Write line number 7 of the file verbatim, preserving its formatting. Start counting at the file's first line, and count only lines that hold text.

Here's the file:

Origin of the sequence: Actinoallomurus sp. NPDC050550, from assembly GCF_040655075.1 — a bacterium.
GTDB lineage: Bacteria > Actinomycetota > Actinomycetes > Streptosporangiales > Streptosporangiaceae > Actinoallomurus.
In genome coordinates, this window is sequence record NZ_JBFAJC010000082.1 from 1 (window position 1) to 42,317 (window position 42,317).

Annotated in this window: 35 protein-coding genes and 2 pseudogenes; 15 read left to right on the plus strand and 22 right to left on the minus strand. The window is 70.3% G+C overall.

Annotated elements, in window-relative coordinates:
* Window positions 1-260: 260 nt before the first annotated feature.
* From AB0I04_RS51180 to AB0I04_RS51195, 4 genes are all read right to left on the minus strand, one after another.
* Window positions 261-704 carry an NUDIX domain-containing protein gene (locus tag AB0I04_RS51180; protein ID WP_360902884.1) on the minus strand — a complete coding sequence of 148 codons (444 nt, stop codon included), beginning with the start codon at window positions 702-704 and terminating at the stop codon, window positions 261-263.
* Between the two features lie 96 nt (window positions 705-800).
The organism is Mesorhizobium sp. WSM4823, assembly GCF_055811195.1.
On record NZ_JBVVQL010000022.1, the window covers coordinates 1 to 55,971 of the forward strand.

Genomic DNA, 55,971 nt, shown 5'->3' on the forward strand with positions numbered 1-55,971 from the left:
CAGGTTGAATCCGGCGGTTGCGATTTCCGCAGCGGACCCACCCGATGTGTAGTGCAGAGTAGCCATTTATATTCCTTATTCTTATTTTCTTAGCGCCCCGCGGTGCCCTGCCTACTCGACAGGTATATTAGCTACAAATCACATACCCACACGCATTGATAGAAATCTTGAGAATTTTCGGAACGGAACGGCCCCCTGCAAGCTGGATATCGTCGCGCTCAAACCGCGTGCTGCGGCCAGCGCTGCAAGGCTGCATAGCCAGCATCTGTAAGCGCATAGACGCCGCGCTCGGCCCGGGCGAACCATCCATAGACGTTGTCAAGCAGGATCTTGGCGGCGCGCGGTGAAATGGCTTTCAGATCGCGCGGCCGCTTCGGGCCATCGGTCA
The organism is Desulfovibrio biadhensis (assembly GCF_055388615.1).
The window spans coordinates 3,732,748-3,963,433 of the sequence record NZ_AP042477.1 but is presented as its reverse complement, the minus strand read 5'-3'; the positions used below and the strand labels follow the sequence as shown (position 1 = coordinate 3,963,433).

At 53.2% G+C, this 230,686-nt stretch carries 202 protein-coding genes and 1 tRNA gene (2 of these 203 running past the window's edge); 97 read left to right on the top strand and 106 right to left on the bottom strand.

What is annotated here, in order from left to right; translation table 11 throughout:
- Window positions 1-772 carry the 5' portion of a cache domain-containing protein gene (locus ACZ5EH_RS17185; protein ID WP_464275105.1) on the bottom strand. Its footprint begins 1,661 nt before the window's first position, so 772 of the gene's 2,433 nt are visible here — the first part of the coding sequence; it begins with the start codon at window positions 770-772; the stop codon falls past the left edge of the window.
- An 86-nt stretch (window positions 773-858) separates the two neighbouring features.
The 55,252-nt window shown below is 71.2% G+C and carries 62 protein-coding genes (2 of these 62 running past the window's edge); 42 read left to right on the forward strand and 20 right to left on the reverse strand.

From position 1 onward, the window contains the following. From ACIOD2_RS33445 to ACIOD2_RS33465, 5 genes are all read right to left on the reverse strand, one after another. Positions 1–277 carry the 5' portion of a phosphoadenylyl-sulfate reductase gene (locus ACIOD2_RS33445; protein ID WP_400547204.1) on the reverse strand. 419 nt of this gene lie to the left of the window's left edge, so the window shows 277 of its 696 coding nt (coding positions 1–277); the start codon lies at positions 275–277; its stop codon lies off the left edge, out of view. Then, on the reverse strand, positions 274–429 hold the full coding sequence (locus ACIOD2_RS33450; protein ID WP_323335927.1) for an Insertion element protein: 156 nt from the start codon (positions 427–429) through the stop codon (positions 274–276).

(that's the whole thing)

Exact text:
* From AB0I04_RS51180 to AB0I04_RS51195, 4 genes are all read right to left on the minus strand, one after another.